ISER’s Jennifer Schmidt gave presentations at the recent Arctic Frontiers conference in Tromso, Norway on the role of technology in remote Arctic communities and how harvesting wood for fuel impacts subsistence.

Arctic Frontiers brings together academic researchers along with government and business decision makers to promote responsible and sustainable development of the Arctic.

In the presentation, “Can my GPS lead me to a sustainable future? The role of technology and lessons from three remote Arctic communities,” Schmidt, along with co-presenters Dr. Chris Monz of Utah State University, and Dr. Vera Hausner of the University of Tromso, presented results from interviews with residents of Noatak, Noorvik, and Brevig Mission on their values and beliefs regarding technology, climate change, and subsistence.

three dimensional plot graph showing perspective of technology in alaska villagesResearchers found that over the last decade technology has helped residents to locate animals, made hunting easier, and increased communication. But the downsides included cost and increased vulnerability. Just under half of those surveyed thought technology could help with climate-change related problems such as open water and river and lake navigability. In addition, technology helped provide a Western education to youth, but also made youth less involved in the subsistence lifestyle.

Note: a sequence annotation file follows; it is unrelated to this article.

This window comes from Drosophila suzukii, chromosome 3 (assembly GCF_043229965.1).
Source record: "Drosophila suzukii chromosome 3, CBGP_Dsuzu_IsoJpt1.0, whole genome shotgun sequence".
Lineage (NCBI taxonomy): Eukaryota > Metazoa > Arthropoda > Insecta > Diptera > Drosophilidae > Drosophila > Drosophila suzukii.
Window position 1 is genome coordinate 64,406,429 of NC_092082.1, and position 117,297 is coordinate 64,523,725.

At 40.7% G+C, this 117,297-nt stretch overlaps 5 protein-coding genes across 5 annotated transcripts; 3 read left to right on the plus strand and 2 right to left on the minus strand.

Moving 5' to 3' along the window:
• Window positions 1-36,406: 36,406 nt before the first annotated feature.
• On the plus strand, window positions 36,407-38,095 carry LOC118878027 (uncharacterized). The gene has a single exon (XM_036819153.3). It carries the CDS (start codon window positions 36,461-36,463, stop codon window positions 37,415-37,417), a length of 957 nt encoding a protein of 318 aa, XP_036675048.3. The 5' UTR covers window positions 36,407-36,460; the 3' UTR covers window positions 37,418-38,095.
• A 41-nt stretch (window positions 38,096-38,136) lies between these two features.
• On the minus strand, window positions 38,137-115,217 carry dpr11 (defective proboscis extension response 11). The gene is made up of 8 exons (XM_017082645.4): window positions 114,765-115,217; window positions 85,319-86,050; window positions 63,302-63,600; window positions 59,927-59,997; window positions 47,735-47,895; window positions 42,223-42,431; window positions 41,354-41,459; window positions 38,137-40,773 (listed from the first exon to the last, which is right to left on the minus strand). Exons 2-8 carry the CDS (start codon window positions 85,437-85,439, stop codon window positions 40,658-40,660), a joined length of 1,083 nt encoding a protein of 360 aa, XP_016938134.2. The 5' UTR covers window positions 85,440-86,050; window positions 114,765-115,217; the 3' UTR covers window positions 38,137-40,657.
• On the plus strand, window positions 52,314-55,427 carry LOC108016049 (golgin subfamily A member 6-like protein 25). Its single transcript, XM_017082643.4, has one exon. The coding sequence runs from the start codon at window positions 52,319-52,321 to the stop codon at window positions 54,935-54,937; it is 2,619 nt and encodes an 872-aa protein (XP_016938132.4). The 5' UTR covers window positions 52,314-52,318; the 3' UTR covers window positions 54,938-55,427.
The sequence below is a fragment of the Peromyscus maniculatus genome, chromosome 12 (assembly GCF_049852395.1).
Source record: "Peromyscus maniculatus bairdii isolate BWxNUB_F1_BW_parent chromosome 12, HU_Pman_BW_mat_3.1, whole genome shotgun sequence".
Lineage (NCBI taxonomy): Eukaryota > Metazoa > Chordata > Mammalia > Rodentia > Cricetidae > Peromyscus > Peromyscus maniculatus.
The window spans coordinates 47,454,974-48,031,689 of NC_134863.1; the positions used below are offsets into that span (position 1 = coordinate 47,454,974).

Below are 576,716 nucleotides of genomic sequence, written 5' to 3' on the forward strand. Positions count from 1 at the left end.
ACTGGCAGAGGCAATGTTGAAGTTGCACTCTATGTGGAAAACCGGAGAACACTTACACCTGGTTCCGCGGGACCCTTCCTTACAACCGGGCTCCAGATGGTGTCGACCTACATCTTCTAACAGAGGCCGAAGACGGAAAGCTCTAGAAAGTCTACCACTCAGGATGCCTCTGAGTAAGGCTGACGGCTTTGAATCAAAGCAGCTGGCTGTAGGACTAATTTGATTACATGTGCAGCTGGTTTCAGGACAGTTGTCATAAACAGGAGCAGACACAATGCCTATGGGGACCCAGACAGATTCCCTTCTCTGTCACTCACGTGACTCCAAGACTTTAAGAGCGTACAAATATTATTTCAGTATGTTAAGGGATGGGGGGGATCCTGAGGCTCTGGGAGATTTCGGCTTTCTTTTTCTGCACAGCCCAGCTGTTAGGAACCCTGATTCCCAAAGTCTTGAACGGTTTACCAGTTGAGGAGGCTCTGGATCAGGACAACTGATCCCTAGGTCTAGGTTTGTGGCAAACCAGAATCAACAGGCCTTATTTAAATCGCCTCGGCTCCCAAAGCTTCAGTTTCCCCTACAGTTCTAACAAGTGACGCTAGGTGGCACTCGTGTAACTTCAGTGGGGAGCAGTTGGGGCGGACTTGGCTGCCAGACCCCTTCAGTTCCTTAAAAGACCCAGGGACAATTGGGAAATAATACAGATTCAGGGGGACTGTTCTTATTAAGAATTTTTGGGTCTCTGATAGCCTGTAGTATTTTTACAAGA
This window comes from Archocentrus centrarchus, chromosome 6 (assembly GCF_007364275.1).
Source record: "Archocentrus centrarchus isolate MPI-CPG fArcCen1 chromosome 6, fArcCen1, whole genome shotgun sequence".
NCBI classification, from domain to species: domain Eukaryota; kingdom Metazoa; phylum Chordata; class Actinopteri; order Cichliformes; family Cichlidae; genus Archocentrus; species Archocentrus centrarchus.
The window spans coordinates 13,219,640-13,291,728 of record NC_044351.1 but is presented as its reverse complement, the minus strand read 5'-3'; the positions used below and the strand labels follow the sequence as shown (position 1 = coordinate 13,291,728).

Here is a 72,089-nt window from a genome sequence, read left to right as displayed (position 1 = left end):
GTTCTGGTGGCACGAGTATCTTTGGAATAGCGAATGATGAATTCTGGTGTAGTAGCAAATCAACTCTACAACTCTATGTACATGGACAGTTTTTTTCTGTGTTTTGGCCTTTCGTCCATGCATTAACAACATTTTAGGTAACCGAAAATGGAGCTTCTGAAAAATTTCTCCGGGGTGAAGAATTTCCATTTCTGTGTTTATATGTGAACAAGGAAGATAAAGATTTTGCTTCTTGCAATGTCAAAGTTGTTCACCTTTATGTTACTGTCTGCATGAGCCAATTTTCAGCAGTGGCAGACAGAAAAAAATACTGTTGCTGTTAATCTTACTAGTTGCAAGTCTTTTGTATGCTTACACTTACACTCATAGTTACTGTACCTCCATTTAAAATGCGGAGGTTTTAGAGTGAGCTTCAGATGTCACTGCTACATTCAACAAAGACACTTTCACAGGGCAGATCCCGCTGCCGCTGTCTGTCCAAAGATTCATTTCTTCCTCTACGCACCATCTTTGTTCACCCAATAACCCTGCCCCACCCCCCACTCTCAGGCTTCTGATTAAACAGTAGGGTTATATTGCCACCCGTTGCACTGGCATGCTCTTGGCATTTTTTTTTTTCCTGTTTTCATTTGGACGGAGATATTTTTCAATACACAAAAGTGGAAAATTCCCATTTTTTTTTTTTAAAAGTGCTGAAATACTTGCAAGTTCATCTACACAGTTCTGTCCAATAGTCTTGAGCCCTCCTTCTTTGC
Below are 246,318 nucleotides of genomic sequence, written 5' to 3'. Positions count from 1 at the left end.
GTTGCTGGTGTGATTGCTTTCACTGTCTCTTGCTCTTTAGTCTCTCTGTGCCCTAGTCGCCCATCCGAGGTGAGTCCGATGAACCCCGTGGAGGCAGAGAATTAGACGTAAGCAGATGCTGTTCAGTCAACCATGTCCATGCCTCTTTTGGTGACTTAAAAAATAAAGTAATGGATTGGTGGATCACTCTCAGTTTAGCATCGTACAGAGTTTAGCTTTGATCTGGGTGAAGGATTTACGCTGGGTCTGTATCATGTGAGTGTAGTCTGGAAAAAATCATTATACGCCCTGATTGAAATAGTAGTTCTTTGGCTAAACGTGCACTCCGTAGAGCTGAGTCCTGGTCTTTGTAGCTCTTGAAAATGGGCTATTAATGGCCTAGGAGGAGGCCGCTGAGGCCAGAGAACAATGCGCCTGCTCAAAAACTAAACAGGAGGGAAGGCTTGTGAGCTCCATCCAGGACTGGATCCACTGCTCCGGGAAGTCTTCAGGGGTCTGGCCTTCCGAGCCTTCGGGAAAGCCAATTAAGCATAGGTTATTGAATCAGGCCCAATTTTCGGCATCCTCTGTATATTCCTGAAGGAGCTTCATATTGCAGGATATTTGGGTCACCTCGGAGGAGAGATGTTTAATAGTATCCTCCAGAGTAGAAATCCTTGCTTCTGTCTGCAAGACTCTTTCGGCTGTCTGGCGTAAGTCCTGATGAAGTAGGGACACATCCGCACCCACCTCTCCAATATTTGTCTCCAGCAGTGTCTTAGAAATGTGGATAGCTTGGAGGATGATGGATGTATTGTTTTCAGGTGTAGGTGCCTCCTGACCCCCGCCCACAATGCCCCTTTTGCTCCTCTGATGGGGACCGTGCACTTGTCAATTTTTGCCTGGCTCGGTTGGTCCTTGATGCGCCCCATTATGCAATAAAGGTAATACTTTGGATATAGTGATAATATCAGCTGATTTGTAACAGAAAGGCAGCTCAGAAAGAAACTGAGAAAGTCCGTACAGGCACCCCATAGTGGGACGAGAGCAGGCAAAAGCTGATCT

While technology is not having as large of a positive effect on rural Alaska as many would think, researchers suggested that changing the focus of technology to the top concerns in these rural communities: jobs/economy, education, and subsistence, may lead to more positive outcomes. No matter how technology is employed, researchers found that maintaining knowledge from elders is still very important.

Wood harvest overlaps nicely with subsistenceSchmidt’s second presentation, “Fuel, Wood Use, and Subsistence,” looked at results from interviews with 61 households in Tanana regarding the community’s use of biomass for heating, wood harvesting, and how these intersect with a subsistence lifestyle.

Schmidt and her co-presenters, Amanda Byrd, Biomass Coordinator for the Alaska Center for Energy and Power (ACEP), Dr. Todd Brinkman of the University of Alaska Fairbanks (UAF), Gwen Holdmann, ACEP director, Alana Vilagi, ACEP research assistant, and Baxter Bond, ACEP student researcher, presented results showing that wood harvest, biomass and subsistence go together nicely.

People who do subsistence typically have equipment needed to harvest wood, there is plenty of wood available and the harvest does not compete with subsistence harvests. In addition, without access or use of wood, energy costs of living in Tanana would be prohibitive.